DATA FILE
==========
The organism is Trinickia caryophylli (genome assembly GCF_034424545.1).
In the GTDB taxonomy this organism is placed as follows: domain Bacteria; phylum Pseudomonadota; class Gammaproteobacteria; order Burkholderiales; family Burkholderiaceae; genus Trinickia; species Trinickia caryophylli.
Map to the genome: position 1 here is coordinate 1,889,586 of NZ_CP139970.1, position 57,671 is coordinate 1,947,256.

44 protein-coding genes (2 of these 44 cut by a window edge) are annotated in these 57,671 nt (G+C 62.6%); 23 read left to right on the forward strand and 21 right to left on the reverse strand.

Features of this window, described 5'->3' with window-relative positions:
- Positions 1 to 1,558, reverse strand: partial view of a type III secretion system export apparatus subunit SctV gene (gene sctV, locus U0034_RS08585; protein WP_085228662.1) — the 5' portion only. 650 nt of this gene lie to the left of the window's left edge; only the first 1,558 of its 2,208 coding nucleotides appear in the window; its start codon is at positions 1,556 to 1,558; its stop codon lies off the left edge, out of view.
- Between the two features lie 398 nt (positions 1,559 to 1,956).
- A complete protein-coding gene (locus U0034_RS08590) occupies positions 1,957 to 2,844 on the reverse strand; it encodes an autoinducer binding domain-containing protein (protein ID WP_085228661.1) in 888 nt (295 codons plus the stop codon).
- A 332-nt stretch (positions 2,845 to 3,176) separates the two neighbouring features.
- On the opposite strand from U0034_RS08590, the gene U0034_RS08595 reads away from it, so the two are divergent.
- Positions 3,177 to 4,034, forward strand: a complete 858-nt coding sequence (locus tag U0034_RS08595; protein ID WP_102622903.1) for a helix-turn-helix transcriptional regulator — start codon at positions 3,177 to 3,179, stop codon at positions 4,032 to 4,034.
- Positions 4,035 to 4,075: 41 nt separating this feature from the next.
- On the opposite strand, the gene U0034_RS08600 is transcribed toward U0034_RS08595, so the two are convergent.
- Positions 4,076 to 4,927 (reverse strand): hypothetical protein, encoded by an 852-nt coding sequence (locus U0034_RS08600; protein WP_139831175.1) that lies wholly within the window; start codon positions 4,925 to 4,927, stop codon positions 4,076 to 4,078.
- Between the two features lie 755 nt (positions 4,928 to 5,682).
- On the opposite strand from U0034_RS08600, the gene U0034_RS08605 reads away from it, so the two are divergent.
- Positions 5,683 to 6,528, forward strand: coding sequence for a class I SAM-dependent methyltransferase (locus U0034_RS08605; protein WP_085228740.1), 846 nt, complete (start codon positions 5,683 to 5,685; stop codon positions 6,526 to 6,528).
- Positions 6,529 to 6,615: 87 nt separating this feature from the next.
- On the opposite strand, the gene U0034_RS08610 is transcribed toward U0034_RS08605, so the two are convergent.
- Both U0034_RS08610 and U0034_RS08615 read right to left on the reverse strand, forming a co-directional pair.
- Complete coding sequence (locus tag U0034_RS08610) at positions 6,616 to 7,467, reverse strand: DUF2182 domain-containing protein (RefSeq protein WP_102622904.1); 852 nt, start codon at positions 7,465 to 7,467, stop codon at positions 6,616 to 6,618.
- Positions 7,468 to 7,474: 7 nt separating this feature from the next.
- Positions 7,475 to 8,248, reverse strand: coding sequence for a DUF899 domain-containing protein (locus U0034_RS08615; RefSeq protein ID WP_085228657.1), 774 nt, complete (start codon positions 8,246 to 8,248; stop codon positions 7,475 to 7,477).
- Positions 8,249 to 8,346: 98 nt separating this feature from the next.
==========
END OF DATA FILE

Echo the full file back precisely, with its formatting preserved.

The organism is Trinickia caryophylli (genome assembly GCF_034424545.1).
In the GTDB taxonomy this organism is placed as follows: domain Bacteria; phylum Pseudomonadota; class Gammaproteobacteria; order Burkholderiales; family Burkholderiaceae; genus Trinickia; species Trinickia caryophylli.
Map to the genome: position 1 here is coordinate 1,889,586 of NZ_CP139970.1, position 57,671 is coordinate 1,947,256.

44 protein-coding genes (2 of these 44 cut by a window edge) are annotated in these 57,671 nt (G+C 62.6%); 23 read left to right on the forward strand and 21 right to left on the reverse strand.

Features of this window, described 5'->3' with window-relative positions:
- Positions 1 to 1,558, reverse strand: partial view of a type III secretion system export apparatus subunit SctV gene (gene sctV, locus U0034_RS08585; protein WP_085228662.1) — the 5' portion only. 650 nt of this gene lie to the left of the window's left edge; only the first 1,558 of its 2,208 coding nucleotides appear in the window; its start codon is at positions 1,556 to 1,558; its stop codon lies off the left edge, out of view.
- Between the two features lie 398 nt (positions 1,559 to 1,956).
- A complete protein-coding gene (locus U0034_RS08590) occupies positions 1,957 to 2,844 on the reverse strand; it encodes an autoinducer binding domain-containing protein (protein ID WP_085228661.1) in 888 nt (295 codons plus the stop codon).
- A 332-nt stretch (positions 2,845 to 3,176) separates the two neighbouring features.
- On the opposite strand from U0034_RS08590, the gene U0034_RS08595 reads away from it, so the two are divergent.
- Positions 3,177 to 4,034, forward strand: a complete 858-nt coding sequence (locus tag U0034_RS08595; protein ID WP_102622903.1) for a helix-turn-helix transcriptional regulator — start codon at positions 3,177 to 3,179, stop codon at positions 4,032 to 4,034.
- Positions 4,035 to 4,075: 41 nt separating this feature from the next.
- On the opposite strand, the gene U0034_RS08600 is transcribed toward U0034_RS08595, so the two are convergent.
- Positions 4,076 to 4,927 (reverse strand): hypothetical protein, encoded by an 852-nt coding sequence (locus U0034_RS08600; protein WP_139831175.1) that lies wholly within the window; start codon positions 4,925 to 4,927, stop codon positions 4,076 to 4,078.
- Between the two features lie 755 nt (positions 4,928 to 5,682).
- On the opposite strand from U0034_RS08600, the gene U0034_RS08605 reads away from it, so the two are divergent.
- Positions 5,683 to 6,528, forward strand: coding sequence for a class I SAM-dependent methyltransferase (locus U0034_RS08605; protein WP_085228740.1), 846 nt, complete (start codon positions 5,683 to 5,685; stop codon positions 6,526 to 6,528).
- Positions 6,529 to 6,615: 87 nt separating this feature from the next.
- On the opposite strand, the gene U0034_RS08610 is transcribed toward U0034_RS08605, so the two are convergent.
- Both U0034_RS08610 and U0034_RS08615 read right to left on the reverse strand, forming a co-directional pair.
- Complete coding sequence (locus tag U0034_RS08610) at positions 6,616 to 7,467, reverse strand: DUF2182 domain-containing protein (RefSeq protein WP_102622904.1); 852 nt, start codon at positions 7,465 to 7,467, stop codon at positions 6,616 to 6,618.
- Positions 7,468 to 7,474: 7 nt separating this feature from the next.
- Positions 7,475 to 8,248, reverse strand: coding sequence for a DUF899 domain-containing protein (locus U0034_RS08615; RefSeq protein ID WP_085228657.1), 774 nt, complete (start codon positions 8,246 to 8,248; stop codon positions 7,475 to 7,477).
- Positions 8,249 to 8,346: 98 nt separating this feature from the next.